Using WireMock in integration tests

May 31st 2024 Unit Testing Moq .NET

When testing code that depends on HTTP calls, it's most common to mock the unit of the code that does the HTTP calls. In integration tests, however, you don't want to modify the application code. So you need to mock the server responding to the HTTP calls. WireMock.Net is a convenient tool to do that directly from test code.

In a typical .NET application, HttpClient calls are wrapped in a service class which is then called from other application code:

HTTP dependencies in code

This makes it easy to abstract away the HTTP dependency when testing any other application code by mocking the service class:

public async Task MockApiClient()
    var apiClient = new Mock<IApiClient>();
        .Setup(x => x.GetTopStoriesAsync(It.IsAny<Uri>()))
    var appCommand = new AppCommand(apiClient.Object)
        BaseUrl = new Uri("")

    var result = await appCommand.OnExecuteAsync();


To test the code you might have in the HTTP client wrapper, specific HTTP responses need to be simulated. This can best be done by mocking the HtppClient. I wrote about this in more detail in a previous blog post. I find it the simplest to use the Moq.Contrib.HttpClient NuGet package:

public async Task MockHttpClient()
    var baseUrl = new Uri("");
    var handlerMock = new Mock<HttpMessageHandler>();
        .SetupRequest(HttpMethod.Get, $"{baseUrl}v0/topstories.json")
    var httpClient = handlerMock.CreateClient();
    var apiClient = new ApiClient(httpClient);

    var topStories = await apiClient.GetTopStoriesAsync(baseUrl);


In addition to unit tests, you might want to write a couple of integration tests for your application to test it as a whole without mocking any of its code. At least, to make sure that you have all the dependencies registered correctly. To avoid external dependencies for these tests, you need to mock the servers being called. As long as you have the base URLs of those servers configurable, you can mock them using WireMock.Net:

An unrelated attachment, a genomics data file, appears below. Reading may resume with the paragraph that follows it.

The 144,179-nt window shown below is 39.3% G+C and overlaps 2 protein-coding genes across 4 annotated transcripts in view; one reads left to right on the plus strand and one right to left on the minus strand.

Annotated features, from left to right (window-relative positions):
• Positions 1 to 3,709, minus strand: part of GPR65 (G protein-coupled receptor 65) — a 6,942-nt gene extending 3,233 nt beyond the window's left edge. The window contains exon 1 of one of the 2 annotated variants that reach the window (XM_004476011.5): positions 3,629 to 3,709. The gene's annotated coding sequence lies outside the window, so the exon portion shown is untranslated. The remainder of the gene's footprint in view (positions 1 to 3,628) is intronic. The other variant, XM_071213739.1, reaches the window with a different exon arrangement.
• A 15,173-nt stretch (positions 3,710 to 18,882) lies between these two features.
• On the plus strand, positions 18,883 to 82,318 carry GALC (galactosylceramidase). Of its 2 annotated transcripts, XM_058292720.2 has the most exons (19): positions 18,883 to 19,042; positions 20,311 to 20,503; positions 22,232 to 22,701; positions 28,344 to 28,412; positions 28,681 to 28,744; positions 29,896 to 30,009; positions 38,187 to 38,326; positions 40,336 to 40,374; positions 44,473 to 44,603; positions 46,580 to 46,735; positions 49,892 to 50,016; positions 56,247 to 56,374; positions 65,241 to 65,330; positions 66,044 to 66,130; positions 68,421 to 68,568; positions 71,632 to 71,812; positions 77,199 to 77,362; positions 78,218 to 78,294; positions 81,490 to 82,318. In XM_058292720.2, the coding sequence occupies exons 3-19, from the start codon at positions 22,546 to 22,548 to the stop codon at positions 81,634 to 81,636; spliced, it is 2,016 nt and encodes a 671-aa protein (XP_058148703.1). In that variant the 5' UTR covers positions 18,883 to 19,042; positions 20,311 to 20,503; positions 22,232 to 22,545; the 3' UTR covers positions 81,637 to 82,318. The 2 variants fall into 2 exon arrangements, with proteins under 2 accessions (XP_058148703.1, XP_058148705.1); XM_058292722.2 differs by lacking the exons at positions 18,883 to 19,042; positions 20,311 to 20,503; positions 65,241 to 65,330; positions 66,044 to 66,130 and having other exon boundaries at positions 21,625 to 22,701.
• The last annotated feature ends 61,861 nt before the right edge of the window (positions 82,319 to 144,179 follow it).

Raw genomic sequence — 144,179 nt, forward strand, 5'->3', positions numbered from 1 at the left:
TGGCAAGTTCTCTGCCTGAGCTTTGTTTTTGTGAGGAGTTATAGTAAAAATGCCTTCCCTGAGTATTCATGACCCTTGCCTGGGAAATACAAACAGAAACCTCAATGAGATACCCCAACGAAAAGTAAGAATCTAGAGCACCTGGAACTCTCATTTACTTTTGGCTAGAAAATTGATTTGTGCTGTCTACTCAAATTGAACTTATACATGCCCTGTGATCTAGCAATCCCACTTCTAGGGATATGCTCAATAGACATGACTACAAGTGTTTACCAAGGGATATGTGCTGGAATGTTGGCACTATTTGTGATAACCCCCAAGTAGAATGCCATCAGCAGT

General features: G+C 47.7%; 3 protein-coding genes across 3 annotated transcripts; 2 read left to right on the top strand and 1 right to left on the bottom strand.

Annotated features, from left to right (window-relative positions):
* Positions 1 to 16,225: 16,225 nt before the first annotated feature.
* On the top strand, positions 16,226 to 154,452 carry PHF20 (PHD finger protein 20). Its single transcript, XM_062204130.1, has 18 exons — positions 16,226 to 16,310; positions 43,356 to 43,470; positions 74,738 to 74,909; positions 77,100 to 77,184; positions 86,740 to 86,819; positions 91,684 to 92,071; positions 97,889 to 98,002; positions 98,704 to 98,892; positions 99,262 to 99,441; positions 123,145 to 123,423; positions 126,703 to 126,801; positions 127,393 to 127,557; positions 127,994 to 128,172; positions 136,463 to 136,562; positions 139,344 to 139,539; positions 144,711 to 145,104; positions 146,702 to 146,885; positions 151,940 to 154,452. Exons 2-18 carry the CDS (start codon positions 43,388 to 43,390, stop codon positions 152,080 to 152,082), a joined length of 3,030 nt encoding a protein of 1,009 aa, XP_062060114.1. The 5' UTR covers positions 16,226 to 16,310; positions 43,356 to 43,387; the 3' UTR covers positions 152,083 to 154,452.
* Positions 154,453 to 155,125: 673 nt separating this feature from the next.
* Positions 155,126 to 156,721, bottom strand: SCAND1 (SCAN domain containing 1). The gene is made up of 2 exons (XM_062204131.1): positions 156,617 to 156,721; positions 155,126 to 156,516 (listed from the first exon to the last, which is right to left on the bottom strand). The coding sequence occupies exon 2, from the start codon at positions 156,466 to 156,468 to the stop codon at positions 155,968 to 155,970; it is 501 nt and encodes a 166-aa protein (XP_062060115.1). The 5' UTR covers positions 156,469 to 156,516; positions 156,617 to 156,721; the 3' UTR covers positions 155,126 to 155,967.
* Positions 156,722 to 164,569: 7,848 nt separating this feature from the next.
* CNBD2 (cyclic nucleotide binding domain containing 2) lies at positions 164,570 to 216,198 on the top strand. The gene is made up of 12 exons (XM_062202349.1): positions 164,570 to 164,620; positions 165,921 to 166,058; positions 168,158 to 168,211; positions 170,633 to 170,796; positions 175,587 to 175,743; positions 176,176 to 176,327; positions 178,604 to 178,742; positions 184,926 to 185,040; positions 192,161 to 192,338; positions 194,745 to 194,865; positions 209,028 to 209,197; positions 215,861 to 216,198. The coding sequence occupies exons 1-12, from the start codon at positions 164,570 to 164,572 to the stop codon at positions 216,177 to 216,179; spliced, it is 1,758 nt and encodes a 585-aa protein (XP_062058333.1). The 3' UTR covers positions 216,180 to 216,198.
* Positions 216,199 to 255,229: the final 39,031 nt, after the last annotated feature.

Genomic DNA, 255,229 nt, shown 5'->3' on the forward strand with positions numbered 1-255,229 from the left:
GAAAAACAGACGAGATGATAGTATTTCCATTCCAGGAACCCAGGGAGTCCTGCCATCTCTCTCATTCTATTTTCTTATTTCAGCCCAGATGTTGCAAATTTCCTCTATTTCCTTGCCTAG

public void MockApi()
    var server = WireMockServer.Start();
        var entryPoint = typeof(AppCommand).Assembly.EntryPoint!;
        string[] args = ["--base-url", server.Urls[0]];

        var result = entryPoint.Invoke(null, [args]);


The code is not much different from when you are mocking the HttpClient: you still specify responses for each request. But the mocking happens at a different level: WireMock.Net creates an actual web server on the local machine which responds to HTTP requests issued by the application under test. The lifetime of the web server is controlled directly from the tests with the Start and Stop calls.

In my case the application under test is a console application. I described the approach I'm using for invoking it in more details in a previous blog post.

A sample project with full source code is available in my GitHub repository. It contains a simple console application with tests mocking the HTTP call at all 3 levels described in this post.

Integration tests can be challenging to write, but at least the aspect of mocking the external HTTP dependencies can be taken care of with WireMock.Net. With a minimum amount of code, you can respond to any URL on a given address and verify the calls being made. The example in this post is only a small taste of what it can do. Check the official documentation to learn more about it.

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